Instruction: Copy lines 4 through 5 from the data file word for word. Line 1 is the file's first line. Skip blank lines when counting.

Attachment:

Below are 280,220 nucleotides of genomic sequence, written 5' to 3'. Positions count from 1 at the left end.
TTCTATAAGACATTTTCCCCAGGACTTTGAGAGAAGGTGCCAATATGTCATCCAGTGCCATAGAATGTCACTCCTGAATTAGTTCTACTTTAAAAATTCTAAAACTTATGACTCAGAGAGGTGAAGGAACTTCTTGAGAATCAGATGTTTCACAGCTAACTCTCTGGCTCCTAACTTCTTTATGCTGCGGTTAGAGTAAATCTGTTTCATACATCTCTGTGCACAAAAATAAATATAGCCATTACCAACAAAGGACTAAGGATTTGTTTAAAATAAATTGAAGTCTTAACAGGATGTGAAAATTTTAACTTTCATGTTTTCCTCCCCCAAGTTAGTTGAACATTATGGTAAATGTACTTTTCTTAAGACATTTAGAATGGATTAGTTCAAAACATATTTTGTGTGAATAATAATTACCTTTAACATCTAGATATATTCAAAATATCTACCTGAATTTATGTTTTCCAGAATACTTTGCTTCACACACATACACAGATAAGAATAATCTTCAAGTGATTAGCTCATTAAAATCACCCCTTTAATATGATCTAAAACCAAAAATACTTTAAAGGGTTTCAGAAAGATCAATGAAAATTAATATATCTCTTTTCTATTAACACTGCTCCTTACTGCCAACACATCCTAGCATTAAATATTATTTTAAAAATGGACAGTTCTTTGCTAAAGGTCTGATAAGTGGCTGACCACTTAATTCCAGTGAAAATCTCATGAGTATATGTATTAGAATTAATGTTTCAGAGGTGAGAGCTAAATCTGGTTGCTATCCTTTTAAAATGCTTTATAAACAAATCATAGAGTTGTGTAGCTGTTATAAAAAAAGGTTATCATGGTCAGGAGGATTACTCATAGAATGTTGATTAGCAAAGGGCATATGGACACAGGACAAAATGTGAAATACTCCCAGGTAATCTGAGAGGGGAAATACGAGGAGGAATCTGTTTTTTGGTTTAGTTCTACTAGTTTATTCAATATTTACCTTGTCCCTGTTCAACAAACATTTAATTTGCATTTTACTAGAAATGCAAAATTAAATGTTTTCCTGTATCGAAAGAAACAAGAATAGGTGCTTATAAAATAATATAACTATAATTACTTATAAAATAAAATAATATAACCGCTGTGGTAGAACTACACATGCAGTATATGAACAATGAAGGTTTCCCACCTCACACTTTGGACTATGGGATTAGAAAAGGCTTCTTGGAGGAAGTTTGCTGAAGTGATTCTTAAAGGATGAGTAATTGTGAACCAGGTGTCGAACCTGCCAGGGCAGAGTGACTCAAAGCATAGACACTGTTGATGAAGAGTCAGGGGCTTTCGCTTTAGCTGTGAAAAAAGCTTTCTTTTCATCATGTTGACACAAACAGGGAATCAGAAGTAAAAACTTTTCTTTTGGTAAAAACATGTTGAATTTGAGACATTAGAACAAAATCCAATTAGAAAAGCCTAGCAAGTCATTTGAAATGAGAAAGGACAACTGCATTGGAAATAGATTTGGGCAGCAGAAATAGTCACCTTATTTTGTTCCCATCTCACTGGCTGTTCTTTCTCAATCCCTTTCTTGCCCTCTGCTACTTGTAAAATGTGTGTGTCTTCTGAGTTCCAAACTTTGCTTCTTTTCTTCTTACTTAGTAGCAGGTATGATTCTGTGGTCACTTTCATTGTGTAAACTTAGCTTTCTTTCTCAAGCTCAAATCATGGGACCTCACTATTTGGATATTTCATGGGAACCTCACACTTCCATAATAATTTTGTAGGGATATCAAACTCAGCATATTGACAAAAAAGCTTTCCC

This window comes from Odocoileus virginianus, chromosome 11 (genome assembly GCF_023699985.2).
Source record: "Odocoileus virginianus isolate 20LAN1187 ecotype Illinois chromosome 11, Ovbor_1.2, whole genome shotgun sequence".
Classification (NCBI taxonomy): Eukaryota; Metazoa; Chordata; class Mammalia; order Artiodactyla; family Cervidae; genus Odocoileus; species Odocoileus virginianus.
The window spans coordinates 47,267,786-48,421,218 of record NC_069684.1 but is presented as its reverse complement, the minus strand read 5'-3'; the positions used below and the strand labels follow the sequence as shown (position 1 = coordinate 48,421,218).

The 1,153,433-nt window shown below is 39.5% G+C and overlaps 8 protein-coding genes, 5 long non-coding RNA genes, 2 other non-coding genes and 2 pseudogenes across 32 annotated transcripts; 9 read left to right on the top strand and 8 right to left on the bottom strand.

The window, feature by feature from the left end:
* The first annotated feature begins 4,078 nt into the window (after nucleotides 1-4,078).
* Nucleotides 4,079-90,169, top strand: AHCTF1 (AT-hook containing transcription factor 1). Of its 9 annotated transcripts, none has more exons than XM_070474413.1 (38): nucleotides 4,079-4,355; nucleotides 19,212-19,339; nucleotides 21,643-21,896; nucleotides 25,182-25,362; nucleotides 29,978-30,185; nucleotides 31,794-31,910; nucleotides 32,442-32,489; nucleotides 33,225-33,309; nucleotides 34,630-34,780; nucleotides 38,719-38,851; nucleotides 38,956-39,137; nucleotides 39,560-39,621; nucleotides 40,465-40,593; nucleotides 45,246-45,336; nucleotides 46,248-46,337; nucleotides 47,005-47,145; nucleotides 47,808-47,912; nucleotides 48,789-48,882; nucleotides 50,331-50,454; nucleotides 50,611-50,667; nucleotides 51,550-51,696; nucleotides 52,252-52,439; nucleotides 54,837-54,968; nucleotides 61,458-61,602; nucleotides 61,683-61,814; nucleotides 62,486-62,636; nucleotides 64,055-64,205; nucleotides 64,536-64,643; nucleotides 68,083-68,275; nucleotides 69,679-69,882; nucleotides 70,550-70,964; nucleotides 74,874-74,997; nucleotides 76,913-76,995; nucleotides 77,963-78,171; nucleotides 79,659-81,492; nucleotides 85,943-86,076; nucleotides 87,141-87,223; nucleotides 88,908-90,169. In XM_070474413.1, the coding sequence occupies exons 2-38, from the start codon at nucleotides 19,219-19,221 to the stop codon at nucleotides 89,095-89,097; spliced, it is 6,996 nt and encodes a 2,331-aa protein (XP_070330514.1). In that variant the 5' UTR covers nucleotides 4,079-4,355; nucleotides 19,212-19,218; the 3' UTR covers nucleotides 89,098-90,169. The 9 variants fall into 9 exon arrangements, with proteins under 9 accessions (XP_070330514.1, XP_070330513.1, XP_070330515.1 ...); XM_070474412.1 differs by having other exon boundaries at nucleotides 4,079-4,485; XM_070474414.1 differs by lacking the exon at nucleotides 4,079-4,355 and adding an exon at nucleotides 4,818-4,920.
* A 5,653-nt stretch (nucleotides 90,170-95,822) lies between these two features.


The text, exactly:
Source record: "Odocoileus virginianus isolate 20LAN1187 ecotype Illinois chromosome 11, Ovbor_1.2, whole genome shotgun sequence".
Classification (NCBI taxonomy): Eukaryota; Metazoa; Chordata; class Mammalia; order Artiodactyla; family Cervidae; genus Odocoileus; species Odocoileus virginianus.